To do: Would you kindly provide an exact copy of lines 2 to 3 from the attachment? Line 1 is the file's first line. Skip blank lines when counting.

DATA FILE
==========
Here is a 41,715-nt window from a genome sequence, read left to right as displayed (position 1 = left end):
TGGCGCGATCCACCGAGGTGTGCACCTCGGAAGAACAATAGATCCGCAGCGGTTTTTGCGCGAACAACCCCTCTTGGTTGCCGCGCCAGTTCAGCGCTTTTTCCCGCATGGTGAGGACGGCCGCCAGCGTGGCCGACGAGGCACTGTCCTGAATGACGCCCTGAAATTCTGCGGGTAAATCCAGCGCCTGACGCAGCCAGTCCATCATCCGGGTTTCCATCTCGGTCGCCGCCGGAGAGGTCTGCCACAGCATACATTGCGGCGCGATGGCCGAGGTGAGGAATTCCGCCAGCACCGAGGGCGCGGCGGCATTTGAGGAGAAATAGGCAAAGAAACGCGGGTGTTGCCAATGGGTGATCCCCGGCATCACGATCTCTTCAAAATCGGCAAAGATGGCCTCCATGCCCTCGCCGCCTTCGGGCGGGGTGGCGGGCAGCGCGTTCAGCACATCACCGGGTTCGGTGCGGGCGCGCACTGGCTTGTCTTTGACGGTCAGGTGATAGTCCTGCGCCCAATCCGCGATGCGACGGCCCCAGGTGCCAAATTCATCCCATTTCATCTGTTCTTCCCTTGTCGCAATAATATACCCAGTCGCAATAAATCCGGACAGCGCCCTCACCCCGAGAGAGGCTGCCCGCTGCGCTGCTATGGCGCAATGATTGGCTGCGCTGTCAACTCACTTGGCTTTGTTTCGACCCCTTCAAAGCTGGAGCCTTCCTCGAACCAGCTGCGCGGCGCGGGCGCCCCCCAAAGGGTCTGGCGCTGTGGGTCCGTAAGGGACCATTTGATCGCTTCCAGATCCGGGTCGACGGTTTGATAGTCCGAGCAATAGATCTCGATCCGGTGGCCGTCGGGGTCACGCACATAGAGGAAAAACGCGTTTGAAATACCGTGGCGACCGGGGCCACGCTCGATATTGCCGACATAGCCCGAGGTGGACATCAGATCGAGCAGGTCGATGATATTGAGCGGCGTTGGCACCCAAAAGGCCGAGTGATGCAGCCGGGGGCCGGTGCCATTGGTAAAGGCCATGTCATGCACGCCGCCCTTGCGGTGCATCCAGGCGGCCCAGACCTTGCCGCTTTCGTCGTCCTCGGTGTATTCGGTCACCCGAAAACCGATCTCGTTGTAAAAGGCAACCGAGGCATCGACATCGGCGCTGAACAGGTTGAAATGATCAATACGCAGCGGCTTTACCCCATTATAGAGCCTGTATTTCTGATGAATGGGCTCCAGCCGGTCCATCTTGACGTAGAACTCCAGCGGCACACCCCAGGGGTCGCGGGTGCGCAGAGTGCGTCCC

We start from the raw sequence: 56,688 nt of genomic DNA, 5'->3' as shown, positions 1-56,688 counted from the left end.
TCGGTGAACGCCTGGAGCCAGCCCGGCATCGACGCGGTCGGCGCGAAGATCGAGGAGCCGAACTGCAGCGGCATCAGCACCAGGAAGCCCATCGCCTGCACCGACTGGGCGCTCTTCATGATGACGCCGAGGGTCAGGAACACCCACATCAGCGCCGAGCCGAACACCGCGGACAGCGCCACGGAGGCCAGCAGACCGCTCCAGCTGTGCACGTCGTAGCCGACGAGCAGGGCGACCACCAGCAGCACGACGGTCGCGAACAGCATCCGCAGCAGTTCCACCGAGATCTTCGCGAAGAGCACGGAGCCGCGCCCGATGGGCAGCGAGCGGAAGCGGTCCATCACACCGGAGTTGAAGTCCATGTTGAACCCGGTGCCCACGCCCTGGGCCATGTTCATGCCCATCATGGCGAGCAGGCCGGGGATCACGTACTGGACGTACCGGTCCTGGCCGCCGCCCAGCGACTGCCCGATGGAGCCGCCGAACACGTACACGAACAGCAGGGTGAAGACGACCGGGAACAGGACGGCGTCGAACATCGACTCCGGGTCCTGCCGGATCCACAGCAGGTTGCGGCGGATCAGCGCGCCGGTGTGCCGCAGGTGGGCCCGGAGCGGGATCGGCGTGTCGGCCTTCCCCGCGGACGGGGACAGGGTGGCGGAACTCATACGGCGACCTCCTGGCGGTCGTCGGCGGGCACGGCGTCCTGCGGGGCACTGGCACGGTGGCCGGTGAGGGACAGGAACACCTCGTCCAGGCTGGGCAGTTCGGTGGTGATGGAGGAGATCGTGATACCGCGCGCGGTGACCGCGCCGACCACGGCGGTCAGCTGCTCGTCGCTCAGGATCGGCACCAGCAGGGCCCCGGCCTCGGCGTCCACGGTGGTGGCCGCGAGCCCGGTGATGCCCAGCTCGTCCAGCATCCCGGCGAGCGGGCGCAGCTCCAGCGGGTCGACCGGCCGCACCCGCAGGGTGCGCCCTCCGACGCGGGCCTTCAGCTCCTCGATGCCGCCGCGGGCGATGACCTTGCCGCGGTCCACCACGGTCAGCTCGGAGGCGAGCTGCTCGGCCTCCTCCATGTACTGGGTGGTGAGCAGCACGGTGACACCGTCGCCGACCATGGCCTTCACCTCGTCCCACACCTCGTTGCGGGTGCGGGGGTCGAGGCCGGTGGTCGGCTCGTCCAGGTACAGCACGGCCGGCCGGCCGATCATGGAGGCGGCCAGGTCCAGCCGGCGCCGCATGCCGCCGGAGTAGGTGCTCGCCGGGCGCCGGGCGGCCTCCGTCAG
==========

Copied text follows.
TGGCGCGATCCACCGAGGTGTGCACCTCGGAAGAACAATAGATCCGCAGCGGTTTTTGCGCGAACAACCCCTCTTGGTTGCCGCGCCAGTTCAGCGCTTTTTCCCGCATGGTGAGGACGGCCGCCAGCGTGGCCGACGAGGCACTGTCCTGAATGACGCCCTGAAATTCTGCGGGTAAATCCAGCGCCTGACGCAGCCAGTCCATCATCCGGGTTTCCATCTCGGTCGCCGCCGGAGAGGTCTGCCACAGCATACATTGCGGCGCGATGGCCGAGGTGAGGAATTCCGCCAGCACCGAGGGCGCGGCGGCATTTGAGGAGAAATAGGCAAAGAAACGCGGGTGTTGCCAATGGGTGATCCCCGGCATCACGATCTCTTCAAAATCGGCAAAGATGGCCTCCATGCCCTCGCCGCCTTCGGGCGGGGTGGCGGGCAGCGCGTTCAGCACATCACCGGGTTCGGTGCGGGCGCGCACTGGCTTGTCTTTGACGGTCAGGTGATAGTCCTGCGCCCAATCCGCGATGCGACGGCCCCAGGTGCCAAATTCATCCCATTTCATCTGTTCTTCCCTTGTCGCAATAATATACCCAGTCGCAATAAATCCGGACAGCGCCCTCACCCCGAGAGAGGCTGCCCGCTGCGCTGCTATGGCGCAATGATTGGCTGCGCTGTCAACTCACTTGGCTTTGTTTCGACCCCTTCAAAGCTGGAGCCTTCCTCGAACCAGCTGCGCGGCGCGGGCGCCCCCCAAAGGGTCTGGCGCTGTGGGTCCGTAAGGGACCATTTGATCGCTTCCAGATCCGGGTCGACGGTTTGATAGTCCGAGCAATAGATCTCGATCCGGTGGCCGTCGGGGTCACGCACATAGAGGAAAAACGCGTTTGAAATACCGTGGCGACCGGGGCCACGCTCGATATTGCCGACATAGCCCGAGGTGGACATCAGATCGAGCAGGTCGATGATATTGAGCGGCGTTGGCACCCAAAAGGCCGAGTGATGCAGCCGGGGGCCGGTGCCATTGGTAAAGGCCATGTCATGCACGCCGCCCTTGCGGTGCATCCAGGCGGCCCAGACCTTGCCGCTTTCGTCGTCCTCGGTGTATTCGGTCACCCGAAAACCGATCTCGTTGTAAAAGGCAACCGAGGCATCGACATCGGCGCTGAACAGGTTGAAATGATCAATACGCAGCGGCTTTACCCCATTATAGAGCCTGTATTTCTGATGAATGGGCTCCAGCCGGTCCATCTTGACGTAGAACTCCAGCGGCACACCCCAGGGGTCGCGGGTGCGCAGAGTGCGTCCC

We start from the raw sequence: 56,688 nt of genomic DNA, 5'->3' as shown, positions 1-56,688 counted from the left end.